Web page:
Have you ever wondered how it feels to go to a foreign country, without knowing anyone there or the country itself?
In St. Hanshaugen student homes we meet Silvia I. Reyna Rickert. She prefers "Sil", because in Argentina it is much more common to have nicknames. She is nothing but a great, big smile when she meets us outside the elevator. She has prepared coffee and cookies in her room.
Easiest in English
She has been in Oslo since February last year, and she has made great progress in learning Norwegian. We do the interview in English, because it can be difficult to explain complicated things in Norwegian.
-I had heard of the country, but I didn't really know anything. But then I applied for a three month long scholarship, and was chosen to go. I remember the first time here being pretty much nothing but school work. With all the new impressions I got everyday, I tired easily. Simple things like surfing on Norwegian websites, and watching Norwegian television took a lot of concentration. Also, it was really cold. I had to wear a lot of clothes, and everything took so much more time, she says.
"What am I doing here?"
The girl is from Buenos Aires and she has long, dark hair and a skin colour most Norwegians would die for at this time of year. Her big, blue-green eyes, her great, white smile and her dark features tells us she is Latin-American. She admits to missing her country sometimes.
-Of course, I miss my family and friends. When you arrive at a new place it takes time to build relationships of trust like the ones you have with your childhood friends at home. Some days are tough and I ask myself "What am I doing here?". But you get through it. After those three months, I had to decide if I wanted to stay longer. That turned out to become a really stressful time for me. One day, I just started crying in the street. It felt like my chest was going to explode, and I freaked out because of all the stress. My Norwegian friend, Miriam, who has a studied in Argentina earlier, helped my through it. She gave me a hug and told me it would be easier after six months. It was still hard after that incident, but after a while things started going upwards. It takes time to adjust to a new environment, and I'm a person who never quits something halfway through. If I start a project, I have to finish it before I can start a new one.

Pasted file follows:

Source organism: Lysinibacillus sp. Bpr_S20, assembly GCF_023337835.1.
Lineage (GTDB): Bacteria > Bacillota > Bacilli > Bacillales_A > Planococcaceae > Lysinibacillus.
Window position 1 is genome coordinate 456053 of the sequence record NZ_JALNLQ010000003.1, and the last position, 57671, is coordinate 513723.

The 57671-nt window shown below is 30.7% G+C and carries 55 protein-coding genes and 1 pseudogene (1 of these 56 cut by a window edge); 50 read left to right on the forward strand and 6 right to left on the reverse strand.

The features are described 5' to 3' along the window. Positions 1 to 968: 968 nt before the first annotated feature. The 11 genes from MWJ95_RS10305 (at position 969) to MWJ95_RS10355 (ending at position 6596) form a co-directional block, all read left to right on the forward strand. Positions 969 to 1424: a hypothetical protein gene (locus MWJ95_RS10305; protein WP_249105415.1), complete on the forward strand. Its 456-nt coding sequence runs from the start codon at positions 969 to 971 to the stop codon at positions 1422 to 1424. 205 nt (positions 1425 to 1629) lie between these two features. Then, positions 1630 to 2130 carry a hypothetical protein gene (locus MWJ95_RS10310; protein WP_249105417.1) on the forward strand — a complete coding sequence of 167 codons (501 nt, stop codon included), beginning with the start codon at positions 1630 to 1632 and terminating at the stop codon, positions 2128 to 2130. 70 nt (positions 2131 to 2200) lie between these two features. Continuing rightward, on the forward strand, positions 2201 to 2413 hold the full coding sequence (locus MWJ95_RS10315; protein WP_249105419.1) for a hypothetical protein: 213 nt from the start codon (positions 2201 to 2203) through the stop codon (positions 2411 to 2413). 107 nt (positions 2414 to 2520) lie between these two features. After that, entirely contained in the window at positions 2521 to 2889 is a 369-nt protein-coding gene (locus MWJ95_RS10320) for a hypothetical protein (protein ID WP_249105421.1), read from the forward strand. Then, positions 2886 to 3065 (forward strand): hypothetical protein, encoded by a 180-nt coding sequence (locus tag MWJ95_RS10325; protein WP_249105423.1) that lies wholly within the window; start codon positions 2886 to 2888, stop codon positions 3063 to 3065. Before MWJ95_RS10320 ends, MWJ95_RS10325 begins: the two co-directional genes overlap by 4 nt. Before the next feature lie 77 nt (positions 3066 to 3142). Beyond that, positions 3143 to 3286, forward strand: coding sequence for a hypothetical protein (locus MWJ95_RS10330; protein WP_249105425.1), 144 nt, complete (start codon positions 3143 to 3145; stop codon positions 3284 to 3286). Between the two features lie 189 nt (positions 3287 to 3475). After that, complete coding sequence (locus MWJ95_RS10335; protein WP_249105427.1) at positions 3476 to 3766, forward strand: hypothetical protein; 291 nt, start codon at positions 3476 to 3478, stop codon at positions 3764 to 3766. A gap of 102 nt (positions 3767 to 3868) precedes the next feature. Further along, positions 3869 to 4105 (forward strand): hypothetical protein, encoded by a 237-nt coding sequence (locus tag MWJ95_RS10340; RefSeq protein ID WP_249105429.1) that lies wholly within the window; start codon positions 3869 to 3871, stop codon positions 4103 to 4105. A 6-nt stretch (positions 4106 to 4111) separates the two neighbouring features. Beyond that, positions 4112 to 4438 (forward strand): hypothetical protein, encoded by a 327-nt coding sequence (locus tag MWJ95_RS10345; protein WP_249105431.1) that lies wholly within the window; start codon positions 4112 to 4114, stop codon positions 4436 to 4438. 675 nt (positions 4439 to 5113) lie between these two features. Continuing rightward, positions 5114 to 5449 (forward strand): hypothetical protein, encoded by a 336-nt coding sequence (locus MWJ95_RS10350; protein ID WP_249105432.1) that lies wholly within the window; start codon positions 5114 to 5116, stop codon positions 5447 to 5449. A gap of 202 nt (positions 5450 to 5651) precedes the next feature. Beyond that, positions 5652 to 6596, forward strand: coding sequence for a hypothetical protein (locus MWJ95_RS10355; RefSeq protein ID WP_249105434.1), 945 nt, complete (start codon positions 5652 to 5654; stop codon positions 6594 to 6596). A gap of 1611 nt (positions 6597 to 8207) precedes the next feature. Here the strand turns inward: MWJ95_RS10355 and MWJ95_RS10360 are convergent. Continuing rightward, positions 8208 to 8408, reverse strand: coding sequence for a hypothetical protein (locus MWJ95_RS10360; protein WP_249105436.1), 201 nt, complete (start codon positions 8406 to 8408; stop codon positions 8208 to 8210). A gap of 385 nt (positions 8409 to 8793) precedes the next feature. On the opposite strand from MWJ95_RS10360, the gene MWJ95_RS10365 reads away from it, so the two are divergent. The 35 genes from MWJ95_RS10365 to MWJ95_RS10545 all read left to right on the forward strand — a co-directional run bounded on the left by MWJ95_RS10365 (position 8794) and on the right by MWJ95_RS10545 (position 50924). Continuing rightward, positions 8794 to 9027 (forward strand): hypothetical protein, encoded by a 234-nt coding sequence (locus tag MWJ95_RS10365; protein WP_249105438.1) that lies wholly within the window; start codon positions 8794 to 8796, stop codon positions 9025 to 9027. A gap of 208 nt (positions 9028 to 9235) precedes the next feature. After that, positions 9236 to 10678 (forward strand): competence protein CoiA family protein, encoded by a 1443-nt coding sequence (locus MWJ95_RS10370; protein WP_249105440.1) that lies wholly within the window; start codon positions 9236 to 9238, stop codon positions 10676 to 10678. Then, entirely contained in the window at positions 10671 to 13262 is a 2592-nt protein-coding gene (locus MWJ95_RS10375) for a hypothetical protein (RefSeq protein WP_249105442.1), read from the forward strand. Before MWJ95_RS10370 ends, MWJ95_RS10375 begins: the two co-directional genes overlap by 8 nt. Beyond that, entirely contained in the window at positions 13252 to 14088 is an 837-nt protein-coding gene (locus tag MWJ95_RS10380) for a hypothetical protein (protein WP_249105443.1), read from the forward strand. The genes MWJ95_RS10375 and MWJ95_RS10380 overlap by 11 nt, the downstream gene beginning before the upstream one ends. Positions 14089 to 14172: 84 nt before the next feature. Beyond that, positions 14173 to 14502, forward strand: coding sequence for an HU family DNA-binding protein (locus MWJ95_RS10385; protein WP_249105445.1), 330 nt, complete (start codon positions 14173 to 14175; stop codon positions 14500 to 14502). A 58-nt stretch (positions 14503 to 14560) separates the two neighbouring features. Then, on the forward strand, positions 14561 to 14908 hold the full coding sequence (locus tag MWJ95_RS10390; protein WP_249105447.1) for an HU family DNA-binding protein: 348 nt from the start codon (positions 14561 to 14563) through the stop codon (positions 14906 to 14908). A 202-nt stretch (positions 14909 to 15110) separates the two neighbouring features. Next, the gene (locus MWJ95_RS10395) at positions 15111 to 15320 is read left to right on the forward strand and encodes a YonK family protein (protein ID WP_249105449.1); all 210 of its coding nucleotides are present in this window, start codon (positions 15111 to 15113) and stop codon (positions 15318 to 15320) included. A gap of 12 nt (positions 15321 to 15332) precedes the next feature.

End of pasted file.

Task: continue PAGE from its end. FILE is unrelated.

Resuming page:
She tells us about herself with an open heart. She has noticed some culture differences between Norway and Argentina.
-In Argentina it is common to talk a lot, and explain more deeply when someone asks you something. Many Norwegians are more reserved. I have noticed that some Norwegians get a little annoyed when I talk so much, she laughs.
We ask if she has had any funny experiences related to language or culture differences. She leans back, obviously searching her memory. She puts her hair behind her shoulders and lets it down her back.
-Yes, no, I shouldn't say this... There are some words in Norwegian, that means something completely different in Spanish. The adjective "pene" for example. In Spanish that means "penis", she says with a smile.
She mentions that she also mix up Norwegian and French sometimes, because she has had four years of french in school, and she finds the languages to be quite similar. It annoys her when she speaks Norwegian and they switch to English when they hear she is not fluent.
-It is just by speaking the language I will get better. But I've learned some tricks, for example I just keep speaking Norwegian, even though the other person speaks English to me.
She has just turned in her masters in International Social Welfare and Health Politics. She is also an accountant, and she worked two years accounting, before she came to Norway. She works part-time in a cleaning business, but now she is looking for a full-time job in her field. Sil is not sure what her plans are for the future, but she does not rule out staying in Norway.
-I don't know where I'll be in five or ten years, but I am 27 years old, and I have to start thinking about settling down. If I meet the right guy, I don't mind staying in Norway. But I have to have the opportunity to go home to Argentina and visit my family and friends occasionally. Or else, it won't work, she adds.
Before we leave, Sil shows us around the student home. She shares a kitchen and three bathrooms with 15 other people, many of them are international students. It is a little worn, but it has its charm. Out on the terrace there is a fantastic view of the city. We thank her so much for letting us come visit, and Sils smile is just as big while we wave goodbye and the elevator door close in front of us.
Written (and translated from Norwegian to English) by Hildegunn Fallang.
Published in the student magazine ERGO April 2011.
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